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Evolution of Plant Virus Diagnostics Used in Australian Post Entry Quarantine

Department of Agriculture, Water and Environment, 135 Donnybrook Rd, Mickleham, VIC 3156, Australia
Author to whom correspondence should be addressed.
Plants 2021, 10(7), 1430;
Submission received: 3 June 2021 / Revised: 2 July 2021 / Accepted: 8 July 2021 / Published: 13 July 2021
(This article belongs to the Collection Plant Virology in Australia)


As part of a special edition for MDPI on plant virology in Australia, this review provides a brief high-level overview on the evolution of diagnostic techniques used in Australian government Post-Entry Quarantine (PEQ) facilities for testing imported plants for viruses. A comprehensive range of traditional and modern diagnostic approaches have historically been employed in PEQ facilities using bioassays, serological, and molecular techniques. Whilst these techniques have been effective, they are time consuming, resource intensive and expensive. The review highlights the importance of ensuring the best available science and diagnostic developments are constantly tested, evaluated, and implemented by regulators to ensure primary producers have rapid and safe access to new genetics to remain productive, sustainable and competitive.

1. Introduction

The expansion of modern and rapid international transport systems together with ever increasing trade and consumer demand has increased the global movement of plants and plant products from their centres of origin. Whilst this has provided numerous benefits for society in expanding crop production and food availability, it has also provided pathways for long-distance spread of plant pests (including invertebrates, pathogens and weed seed propagules) as it is difficult to trade plants and plant products without creating a potential biosecurity risk for the importing country.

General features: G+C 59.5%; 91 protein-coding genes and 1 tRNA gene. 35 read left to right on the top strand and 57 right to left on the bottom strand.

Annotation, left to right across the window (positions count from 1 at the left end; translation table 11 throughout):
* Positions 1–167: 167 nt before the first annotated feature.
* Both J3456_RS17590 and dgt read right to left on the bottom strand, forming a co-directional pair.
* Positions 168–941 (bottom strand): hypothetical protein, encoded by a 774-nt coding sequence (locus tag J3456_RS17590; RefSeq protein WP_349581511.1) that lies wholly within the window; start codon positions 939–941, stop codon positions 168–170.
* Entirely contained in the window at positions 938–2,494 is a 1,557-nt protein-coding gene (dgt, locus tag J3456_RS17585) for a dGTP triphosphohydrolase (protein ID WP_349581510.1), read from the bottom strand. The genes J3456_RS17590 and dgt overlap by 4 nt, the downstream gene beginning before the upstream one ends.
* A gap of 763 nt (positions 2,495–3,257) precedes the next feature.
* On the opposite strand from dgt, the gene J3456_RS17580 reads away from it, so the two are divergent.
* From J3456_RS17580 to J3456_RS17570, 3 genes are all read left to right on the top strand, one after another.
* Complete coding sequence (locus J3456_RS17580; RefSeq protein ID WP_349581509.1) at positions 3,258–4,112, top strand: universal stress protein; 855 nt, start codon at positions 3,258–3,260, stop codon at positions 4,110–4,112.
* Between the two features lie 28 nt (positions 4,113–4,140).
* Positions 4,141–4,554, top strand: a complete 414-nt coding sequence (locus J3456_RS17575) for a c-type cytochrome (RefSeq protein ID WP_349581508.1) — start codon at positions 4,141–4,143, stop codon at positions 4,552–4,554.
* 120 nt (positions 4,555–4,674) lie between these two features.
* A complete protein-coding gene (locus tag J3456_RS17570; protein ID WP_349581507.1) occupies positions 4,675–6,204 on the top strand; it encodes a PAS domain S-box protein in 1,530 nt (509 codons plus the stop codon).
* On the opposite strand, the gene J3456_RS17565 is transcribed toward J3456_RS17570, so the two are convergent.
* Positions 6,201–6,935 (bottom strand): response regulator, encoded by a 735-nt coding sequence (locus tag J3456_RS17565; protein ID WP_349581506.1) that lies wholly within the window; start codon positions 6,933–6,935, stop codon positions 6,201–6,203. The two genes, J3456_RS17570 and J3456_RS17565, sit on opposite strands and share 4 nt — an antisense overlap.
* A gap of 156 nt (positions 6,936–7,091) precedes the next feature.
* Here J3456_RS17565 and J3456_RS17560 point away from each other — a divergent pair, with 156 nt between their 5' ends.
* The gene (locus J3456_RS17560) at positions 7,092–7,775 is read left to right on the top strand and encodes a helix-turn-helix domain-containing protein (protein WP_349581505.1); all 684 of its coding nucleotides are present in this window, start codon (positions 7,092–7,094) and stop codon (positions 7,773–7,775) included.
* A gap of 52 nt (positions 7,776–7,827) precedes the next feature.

Protecting Australia’s biosecurity is a responsibility shared by government, industry, and the community. To maintain Australia’s favourable pest and disease biosecurity status, a ‘systems approach’ is adopted whereby a series of measures are adopted across the biosecurity continuum including offshore, at border, and onshore with the collective aim of preventing or minimising the introduction and/or spread of harmful organisms. Under the Sanitary and Phytosanitary Measures (SPS) agreement, as a member of the World Trade Organization (WTO), Australia has adopted an ‘appropriate level of protection’ (ALOP) defined as providing a high level of biosecurity protection aimed at reducing risk to a very low level, but not to zero, which is unattainable in practical terms.
Rapid and safe access to new plant genetic stocks is crucial for Australia’s plant primary industries to remain profitable, sustainable, and internationally competitive. In Australia, the Department of Agriculture, Water, and the Environment (DAWE) regulates and sets import conditions for the importation of all live plants and seeds for sowing. Import conditions vary depending on the genus and species of plant, the country of origin and the form of plant material imported (for example, tissue cultured plants imported from approved tissue culture suppliers typically pose a lower biosecurity risk compared to cuttings of the same species collected from the field). Full details of conditions for the importation of live plants and seeds into Australia can be found in the department’s Biosecurity Import Conditions (BICON) database ( (accessed on 8 July 2021).